where each $s,s_k,s_{k}^{l}$ is a sort. The meaning is that such a operator is of sort $s$ and takes $m$ arguments, where the $k^{th}$ argument binds $n_k$ arguments with sorts $s_{k}^{1},\dots, s_{k}^{n_i}$ and has sort $s_k$. Thus we would write an application of it as
Put differently, if we regard the sorts as the base types (zeroth-order types) in a simply typed lambda-calculus, then each signature is a second-order type: an iterated function type whose arguments are themselves iterated function types whose arguments are base types.
For instance, to represent the raw syntax of dependent type theory (with fully annotated terms), there would be two sorts $tm$ and $ty$, with operators such as $\Pi : ((;ty),(tm;ty);ty)$ and $\lambda : ((;ty),(tm;ty);(tm;tm);tm)$.
A sort context $E$ consists of an object $V\in \mathbb{F}$ and a function $E:V\to Sort$. We define by mutual induction sets $Tm_E(s)$ of terms, for a sort context $E$ and a sort $s$. The clauses are:
If $x\in V$ and $E(x)=s$, then $x\in Tm_E(s)$.
Let $\mathtt{C}$ be a operator of signature $((s_{1}^{1},\dots,s_{1}^{n_1}; s_1),\dots, (s_{m}^{1},\dots,s_{m}^{n_m}; s_m); s)$, and let $E:V\to Sort$ be a sort context. For each $1\le k\le m$, choose an $n_k$-ary fresh extension $i_k : V\to V_k^{n_k} = V_k$, and extend $E$ to $E_k : V_{k}\to Sort$ by assigning to the fresh name of each $i^l_k$ the sort $s_{k}^{l}$. Suppose furthermore we have $M_k \in Tm_{E_k}(s_k)$. Then we have a new term $\mathtt{C}(i_1.M_1,\dots,i_m.M_m) \in Tm_E(s)$.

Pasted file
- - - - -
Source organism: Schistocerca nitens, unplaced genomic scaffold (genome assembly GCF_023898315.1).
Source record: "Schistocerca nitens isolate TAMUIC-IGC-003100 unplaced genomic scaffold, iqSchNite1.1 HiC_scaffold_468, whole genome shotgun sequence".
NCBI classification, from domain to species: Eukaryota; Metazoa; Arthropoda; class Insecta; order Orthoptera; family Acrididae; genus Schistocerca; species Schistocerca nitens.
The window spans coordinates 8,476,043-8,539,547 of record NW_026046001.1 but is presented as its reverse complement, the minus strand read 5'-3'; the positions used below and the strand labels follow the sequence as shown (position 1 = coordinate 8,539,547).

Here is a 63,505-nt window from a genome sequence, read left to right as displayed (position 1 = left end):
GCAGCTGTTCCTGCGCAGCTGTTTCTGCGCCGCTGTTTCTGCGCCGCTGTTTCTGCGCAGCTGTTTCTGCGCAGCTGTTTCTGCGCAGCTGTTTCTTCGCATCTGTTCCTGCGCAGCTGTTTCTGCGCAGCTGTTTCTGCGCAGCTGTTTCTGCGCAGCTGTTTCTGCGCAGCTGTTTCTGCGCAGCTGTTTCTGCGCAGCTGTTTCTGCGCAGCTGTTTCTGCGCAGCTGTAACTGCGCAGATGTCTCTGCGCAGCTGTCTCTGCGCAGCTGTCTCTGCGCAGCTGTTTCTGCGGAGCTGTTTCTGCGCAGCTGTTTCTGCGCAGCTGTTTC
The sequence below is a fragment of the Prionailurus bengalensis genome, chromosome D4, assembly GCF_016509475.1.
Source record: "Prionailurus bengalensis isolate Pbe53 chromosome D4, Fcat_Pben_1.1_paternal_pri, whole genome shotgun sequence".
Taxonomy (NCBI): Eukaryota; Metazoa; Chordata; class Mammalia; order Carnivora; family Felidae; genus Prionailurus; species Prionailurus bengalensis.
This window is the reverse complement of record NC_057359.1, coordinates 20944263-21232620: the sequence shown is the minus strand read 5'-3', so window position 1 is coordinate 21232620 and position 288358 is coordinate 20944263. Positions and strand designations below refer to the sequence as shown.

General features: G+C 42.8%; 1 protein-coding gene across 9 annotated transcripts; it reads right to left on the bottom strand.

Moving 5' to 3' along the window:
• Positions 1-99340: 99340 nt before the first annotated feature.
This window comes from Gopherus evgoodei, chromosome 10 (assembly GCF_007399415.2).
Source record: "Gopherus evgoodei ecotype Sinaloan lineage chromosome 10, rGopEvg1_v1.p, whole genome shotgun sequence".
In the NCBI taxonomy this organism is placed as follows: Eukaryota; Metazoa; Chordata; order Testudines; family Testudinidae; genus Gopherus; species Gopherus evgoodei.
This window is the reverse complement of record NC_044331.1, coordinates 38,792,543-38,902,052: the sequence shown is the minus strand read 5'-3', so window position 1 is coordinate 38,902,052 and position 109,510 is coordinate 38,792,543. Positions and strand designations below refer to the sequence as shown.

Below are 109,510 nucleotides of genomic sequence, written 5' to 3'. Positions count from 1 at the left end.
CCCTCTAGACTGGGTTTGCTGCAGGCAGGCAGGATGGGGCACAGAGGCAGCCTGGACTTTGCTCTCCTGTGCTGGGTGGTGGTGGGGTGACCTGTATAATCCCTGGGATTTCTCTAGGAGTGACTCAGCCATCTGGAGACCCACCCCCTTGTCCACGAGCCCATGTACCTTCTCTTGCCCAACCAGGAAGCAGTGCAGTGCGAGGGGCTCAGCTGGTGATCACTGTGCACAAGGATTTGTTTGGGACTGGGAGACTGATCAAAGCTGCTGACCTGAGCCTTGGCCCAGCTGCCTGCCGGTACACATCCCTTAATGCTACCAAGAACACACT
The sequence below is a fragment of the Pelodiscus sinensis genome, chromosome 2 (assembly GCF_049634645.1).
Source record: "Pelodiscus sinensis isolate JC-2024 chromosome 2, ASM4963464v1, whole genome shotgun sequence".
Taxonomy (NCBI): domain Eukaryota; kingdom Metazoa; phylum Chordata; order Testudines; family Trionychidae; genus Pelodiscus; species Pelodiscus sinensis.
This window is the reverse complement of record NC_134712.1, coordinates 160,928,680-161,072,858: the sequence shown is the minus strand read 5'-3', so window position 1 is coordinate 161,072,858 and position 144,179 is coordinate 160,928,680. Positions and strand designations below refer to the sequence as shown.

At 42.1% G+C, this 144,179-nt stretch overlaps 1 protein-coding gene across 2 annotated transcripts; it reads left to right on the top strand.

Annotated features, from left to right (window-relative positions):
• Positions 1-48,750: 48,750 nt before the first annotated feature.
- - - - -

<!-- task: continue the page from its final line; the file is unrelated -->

Given any $E:V\to Sort$ and $s\in Sort$, we define for any $\sigma:V\to U$ and $F:U\to Sort$ with $E = F\circ \sigma$ an action
by recursion on $M$. (Note that the notation is technically ambiguous as the context $F$ is not specified. If $\sigma$ is surjective, then $F$ is uniquely determined by $E$, but in general this need not be.)
If $x\in V$ with $E(x)=s$, then also $F(\sigma(x)) = E(x)=s$, so we can set $x[\sigma] = \sigma(x)$.
Given $\mathtt{C}(i_1.M_1,\dots,i_m.M_m) \in Tm_E(s)$ as above, for each $k$ we choose an $n_k$-ary fresh pushout consisting of an $n_k$-ary fresh extension $j_k : U \to U_k$ and a function $\tau_k:V_k\to U_k$, and define $\mathtt{C}(i_1.M_1,\dots,i_m.M_m)[\sigma] = \mathtt{C}(j_1.M_1[\tau_1],\dots,j_m.M_m[\tau_{m}])$. Here we extend the context $F:U\to Sort$ to $U_{k}$ using the same sorts $s_{k}^{l}$ in the signature of $\mathtt{C}$ that extend $E$ to $V_{k}$.
It is straightforward to prove by induction that $M[id_V] = M$ for any $M$. However, it will only be symmetric and transitive up to $\alpha$-equivalence.
We usually think of $\alpha$-equivalence as a “homogeneous” binary relation $\sim$ on each set $Tm_E(s)$. However, the inductions are much cleaner if we first define it in “heterogeneous” form, as a family of relations $\sim_\rho$ between $Tm_E(s)$ and $Tm_{E'}(s)$ for any bijection $\rho:V\cong V'$ such that $E' \circ \rho = E$. These relations are defined inductively as follows.
For any $x\in V$ with $E(x)=s$, we have $x \sim_\rho \rho(x)$. (Note that by assumptions on $\rho$, it is equivalent to say that for any $y\in V'$ with $E'(y)=s$ we have $\rho^{-1}(y)\sim_\rho y$.)